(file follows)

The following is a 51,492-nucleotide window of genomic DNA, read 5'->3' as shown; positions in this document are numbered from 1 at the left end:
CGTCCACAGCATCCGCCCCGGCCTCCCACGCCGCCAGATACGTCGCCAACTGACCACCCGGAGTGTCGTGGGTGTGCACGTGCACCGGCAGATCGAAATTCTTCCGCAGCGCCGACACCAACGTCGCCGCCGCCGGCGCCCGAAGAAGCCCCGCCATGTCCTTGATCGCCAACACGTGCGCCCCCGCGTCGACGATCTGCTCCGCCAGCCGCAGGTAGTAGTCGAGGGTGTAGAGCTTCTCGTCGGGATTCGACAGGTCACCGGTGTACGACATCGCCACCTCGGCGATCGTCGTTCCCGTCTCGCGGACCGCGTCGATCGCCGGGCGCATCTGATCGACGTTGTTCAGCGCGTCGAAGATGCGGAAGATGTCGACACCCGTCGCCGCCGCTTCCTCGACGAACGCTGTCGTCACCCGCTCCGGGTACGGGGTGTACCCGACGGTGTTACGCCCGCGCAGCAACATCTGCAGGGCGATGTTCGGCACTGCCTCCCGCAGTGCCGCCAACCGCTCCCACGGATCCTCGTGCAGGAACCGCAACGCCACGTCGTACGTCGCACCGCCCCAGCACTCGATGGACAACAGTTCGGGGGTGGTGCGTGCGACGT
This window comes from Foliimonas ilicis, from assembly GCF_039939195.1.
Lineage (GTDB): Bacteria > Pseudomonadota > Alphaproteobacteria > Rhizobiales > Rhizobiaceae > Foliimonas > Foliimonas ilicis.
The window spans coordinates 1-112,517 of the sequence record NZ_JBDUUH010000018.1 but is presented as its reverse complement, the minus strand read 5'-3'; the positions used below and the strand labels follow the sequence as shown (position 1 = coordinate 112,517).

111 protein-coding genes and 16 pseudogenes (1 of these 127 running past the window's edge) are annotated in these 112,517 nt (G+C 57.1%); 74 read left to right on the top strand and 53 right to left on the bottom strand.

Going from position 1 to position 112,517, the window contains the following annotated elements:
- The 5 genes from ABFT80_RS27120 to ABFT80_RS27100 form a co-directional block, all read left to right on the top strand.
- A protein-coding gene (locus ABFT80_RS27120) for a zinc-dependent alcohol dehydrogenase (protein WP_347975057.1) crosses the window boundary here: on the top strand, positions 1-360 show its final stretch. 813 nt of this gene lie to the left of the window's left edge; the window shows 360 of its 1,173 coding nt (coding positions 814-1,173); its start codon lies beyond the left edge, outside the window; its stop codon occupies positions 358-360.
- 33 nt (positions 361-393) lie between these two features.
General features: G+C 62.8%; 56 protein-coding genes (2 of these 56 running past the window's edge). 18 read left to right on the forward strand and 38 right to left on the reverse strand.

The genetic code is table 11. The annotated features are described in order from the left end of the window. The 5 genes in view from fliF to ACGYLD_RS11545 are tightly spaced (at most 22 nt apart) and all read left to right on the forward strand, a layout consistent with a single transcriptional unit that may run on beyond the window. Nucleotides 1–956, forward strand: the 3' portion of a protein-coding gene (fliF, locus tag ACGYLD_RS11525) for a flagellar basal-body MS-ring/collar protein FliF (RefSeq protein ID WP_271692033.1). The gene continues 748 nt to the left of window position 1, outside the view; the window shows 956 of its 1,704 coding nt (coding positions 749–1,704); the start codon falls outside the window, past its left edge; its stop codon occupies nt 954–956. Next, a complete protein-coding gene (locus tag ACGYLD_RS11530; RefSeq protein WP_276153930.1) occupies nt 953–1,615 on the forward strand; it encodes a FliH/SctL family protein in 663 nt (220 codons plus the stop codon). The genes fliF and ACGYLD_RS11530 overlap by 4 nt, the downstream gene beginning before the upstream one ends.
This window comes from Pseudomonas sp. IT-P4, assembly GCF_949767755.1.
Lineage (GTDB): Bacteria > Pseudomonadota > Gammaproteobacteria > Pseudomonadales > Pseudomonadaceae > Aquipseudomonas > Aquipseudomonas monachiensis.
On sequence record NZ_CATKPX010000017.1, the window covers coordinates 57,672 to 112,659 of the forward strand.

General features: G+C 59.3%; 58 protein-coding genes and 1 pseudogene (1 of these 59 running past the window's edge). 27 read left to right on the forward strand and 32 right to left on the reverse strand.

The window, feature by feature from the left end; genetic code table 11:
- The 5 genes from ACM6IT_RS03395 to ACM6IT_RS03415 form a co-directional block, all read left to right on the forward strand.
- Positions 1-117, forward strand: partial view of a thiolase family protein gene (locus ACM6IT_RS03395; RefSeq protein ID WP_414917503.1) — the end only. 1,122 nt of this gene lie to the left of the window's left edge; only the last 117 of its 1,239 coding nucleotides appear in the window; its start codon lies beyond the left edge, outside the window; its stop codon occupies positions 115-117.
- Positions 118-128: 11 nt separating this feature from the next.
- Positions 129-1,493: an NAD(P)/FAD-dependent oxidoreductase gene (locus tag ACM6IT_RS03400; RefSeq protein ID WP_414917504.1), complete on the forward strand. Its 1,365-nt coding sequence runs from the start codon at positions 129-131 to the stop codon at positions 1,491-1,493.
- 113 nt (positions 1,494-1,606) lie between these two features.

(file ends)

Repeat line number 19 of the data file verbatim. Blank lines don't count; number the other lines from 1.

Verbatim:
- Positions 1-117, forward strand: partial view of a thiolase family protein gene (locus ACM6IT_RS03395; RefSeq protein ID WP_414917503.1) — the end only. 1,122 nt of this gene lie to the left of the window's left edge; only the last 117 of its 1,239 coding nucleotides appear in the window; its start codon lies beyond the left edge, outside the window; its stop codon occupies positions 115-117.